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Saturday, March 23, 2013

Supply Chain Critical to Zero Waste Success

Recycling made easy for employees
photo courtesy of Subaru
In the ZWA Blog post, Zero Waste is a Team Sport, the WE Consciousness is introduced as one of three culture shifts necessary to succeed on the zero waste path. The first WE Consciousness step applies to employees across departments teaming together for contaminant-free material collection.  

Next the company works with haulers and recycling companies to create systems where the material maintains maximum valuable for sale with a low carbon footprint. These steps are integrated and often occur in unison.

Once the by-products and materials generated in a company's operations are reused, re-purposed or recycled, the remaining "trash" destined for landfills often relates to transport packaging for office items and raw materials used in production processes. Zero waste companies across industry sectors work in partnership with their suppliers to create reusable and | or recyclable transport packaging, thus edging closer to the finite "zero"

Understanding the supply chain's imperative role for zero waste success, Inside Supply Chain Management published The Journey to a Zero-Waste Supply Chain in their March issue Sustainability Column. Written by Elemental Impact founder Holly Elmore, the article is introductory in nature. with an overview of zero waste including the WE Consciousness.  

The article addresses how zero waste practices are locally driven by available infrastructure and material end markets. Infrastructure is defined as recycling companies that accept specified, presorted materials and the hauling companies that transport material from the generating company to the recycling company.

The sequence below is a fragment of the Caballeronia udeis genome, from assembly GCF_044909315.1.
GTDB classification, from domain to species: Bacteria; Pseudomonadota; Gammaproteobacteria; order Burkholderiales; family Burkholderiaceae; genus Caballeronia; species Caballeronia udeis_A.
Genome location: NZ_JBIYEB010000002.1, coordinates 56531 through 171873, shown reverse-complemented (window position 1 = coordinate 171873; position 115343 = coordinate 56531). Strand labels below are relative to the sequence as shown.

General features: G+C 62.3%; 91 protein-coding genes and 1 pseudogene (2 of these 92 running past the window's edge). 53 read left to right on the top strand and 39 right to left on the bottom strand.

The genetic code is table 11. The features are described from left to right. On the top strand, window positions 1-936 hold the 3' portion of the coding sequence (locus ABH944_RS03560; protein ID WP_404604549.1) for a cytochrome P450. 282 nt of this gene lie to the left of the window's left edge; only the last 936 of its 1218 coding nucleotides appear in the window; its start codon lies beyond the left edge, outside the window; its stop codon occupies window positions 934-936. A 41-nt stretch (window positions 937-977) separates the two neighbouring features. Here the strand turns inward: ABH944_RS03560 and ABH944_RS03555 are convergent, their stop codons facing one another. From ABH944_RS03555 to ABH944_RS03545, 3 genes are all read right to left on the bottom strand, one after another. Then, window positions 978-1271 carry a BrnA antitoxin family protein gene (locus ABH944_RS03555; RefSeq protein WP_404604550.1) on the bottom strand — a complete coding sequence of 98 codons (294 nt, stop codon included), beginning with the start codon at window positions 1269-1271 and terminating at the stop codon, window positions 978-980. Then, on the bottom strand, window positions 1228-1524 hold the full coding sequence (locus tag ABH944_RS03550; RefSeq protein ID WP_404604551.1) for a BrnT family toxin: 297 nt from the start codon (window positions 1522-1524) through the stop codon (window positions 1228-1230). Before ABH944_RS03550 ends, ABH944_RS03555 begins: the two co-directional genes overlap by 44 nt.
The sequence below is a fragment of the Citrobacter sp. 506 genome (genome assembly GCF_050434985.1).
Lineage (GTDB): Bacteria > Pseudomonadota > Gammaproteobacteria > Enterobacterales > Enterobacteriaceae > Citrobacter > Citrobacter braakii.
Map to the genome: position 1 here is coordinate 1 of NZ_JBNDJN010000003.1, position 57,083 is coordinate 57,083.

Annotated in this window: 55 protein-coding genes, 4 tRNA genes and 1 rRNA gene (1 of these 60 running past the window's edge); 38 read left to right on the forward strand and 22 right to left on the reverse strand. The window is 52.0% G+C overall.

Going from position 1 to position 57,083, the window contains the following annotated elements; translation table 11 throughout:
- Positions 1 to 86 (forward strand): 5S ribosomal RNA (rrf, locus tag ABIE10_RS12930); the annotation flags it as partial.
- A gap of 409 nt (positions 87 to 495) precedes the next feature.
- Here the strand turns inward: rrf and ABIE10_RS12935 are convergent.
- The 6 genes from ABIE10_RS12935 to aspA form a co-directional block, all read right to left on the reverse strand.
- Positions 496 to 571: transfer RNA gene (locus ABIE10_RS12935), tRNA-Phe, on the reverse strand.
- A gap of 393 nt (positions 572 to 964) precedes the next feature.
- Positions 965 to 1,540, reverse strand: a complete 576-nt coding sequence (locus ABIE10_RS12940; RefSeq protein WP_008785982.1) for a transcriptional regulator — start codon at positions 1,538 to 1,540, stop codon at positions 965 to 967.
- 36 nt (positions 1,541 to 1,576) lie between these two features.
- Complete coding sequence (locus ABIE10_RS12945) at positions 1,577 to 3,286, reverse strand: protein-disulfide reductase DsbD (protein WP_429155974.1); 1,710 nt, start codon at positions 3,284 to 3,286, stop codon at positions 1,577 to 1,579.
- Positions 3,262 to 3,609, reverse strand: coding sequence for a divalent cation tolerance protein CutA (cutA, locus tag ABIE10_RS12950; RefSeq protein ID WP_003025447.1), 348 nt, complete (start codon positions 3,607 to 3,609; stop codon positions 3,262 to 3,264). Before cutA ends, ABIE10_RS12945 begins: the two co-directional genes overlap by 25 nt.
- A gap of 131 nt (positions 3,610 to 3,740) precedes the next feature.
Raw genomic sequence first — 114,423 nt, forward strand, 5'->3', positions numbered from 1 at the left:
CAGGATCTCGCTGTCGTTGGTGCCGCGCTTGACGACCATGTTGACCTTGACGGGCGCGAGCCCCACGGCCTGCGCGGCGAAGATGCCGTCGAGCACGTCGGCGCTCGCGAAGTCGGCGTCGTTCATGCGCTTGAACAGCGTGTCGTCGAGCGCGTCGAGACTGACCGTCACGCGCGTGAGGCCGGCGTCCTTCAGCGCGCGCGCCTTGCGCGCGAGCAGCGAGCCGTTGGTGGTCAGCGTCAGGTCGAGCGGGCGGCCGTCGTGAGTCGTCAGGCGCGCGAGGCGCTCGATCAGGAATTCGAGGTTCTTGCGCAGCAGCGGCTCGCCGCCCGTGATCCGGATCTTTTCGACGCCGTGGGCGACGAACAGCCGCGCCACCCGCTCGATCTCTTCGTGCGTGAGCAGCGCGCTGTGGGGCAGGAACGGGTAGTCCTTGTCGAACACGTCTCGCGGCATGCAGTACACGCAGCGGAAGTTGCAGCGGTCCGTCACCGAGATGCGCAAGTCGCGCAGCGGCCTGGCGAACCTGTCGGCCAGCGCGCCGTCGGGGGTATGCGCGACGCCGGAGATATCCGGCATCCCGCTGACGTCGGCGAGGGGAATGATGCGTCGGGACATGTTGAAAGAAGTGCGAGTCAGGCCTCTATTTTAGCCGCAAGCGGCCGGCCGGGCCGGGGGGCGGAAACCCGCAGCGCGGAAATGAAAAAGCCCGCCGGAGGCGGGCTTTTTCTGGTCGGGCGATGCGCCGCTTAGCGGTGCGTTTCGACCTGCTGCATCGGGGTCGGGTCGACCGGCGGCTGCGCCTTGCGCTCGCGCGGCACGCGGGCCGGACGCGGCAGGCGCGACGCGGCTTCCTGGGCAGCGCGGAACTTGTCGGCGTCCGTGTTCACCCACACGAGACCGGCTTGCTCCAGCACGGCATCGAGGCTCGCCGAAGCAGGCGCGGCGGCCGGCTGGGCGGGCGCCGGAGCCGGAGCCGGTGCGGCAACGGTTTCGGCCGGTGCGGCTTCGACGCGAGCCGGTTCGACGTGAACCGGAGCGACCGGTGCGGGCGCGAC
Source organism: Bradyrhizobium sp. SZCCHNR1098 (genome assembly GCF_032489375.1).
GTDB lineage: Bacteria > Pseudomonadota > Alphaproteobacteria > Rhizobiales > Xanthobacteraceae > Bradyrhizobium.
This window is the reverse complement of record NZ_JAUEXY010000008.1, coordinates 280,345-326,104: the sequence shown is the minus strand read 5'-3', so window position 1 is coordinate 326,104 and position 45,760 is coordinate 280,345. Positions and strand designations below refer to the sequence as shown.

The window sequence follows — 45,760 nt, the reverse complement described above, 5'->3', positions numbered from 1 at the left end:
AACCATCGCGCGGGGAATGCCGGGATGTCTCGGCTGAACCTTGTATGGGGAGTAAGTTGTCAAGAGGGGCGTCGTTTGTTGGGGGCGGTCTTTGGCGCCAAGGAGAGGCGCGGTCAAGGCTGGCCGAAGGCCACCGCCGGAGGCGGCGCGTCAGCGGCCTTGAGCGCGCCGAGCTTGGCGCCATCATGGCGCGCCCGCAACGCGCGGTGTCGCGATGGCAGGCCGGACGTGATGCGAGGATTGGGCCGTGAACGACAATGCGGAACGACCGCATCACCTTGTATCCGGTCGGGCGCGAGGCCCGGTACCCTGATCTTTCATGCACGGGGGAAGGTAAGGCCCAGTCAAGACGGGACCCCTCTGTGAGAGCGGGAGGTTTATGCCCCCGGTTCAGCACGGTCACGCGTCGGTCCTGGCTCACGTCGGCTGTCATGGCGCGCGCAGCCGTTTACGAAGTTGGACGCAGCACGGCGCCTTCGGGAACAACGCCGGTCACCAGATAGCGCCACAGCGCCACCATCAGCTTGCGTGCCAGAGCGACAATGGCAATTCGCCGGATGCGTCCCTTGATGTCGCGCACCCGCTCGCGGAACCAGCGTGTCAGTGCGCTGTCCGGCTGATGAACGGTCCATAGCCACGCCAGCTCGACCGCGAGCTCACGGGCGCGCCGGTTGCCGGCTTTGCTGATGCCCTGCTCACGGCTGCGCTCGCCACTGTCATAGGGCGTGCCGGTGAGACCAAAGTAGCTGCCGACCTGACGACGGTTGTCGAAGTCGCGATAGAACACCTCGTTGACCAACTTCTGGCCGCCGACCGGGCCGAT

Recycling Integrity - maintaining maximum material value with minimal energy expended -  is at the foundation for long-term program success. Local end markets, along with the commodity market, dictate how best to aggregate and sell material for recycling. Energy is defined as labor hours and effort, transportation, electricity | water and other energy used within the entire system.

Scott w/ fellow Ei Ptr Amy Moreland
of Heritage Interactive Services
Zero waste icons Piazza Produce and Subaru of Indiana Automotive, worked closely with their supply chain to develop transport packaging that was either reusable or recyclable.  When reusable, the supplier picks up the packaging upon a subsequent delivery. Often, the supplier experiences decreased costs by working closely with their customer on reusable solutions; an add-value is deepened client loyalty.

For specific examples of Piazza Produce's WE Consciousness in action, visit the Ei FB album, 09-24-12 Piazza Produce Zero Waste Tour.  Piazza Produce facility manager Scott Lutocka - the gentleman responsible for their zero waste success - wrote informative comments on many of the pictures, creating a valuable industry tool.

The Journey to a Zero-Waste Supply Chain article ends with examples of Subaru's team work at play with their Japan corporate headquarters as well as their suppliers. For an article pdf, visit the Ei Media page to download the file.  An on-line version is not available.

Reusable stacked pkging
photo courtesy of Subaru
NOW is the time for the supply chain to take an active role in their products' life cycle, ensuring integrity is maintained during the production process, delivery | transportation and their customer's disposition options at end of life. Leaders step forward in a proactive manner working within the WE Consciousness to create innovative solutions that benefit the entire industry. Zero waste is only one of many components within product life cycle integrity.

Thank you Institute for Supply Management for taking an important proactive step by publishing the zero waste article in your monthly trade association magazine. Associations are a support avenue to guide members as markets and customer expectations | demands evolve.

Industry leaders understand sustainable practices are business best practices, driven by corporate and personal consumer demand. Beyond their own internal practices. leaders demand their supply chain shifts to sustainable best practices to ensure product life cycle integrity. 

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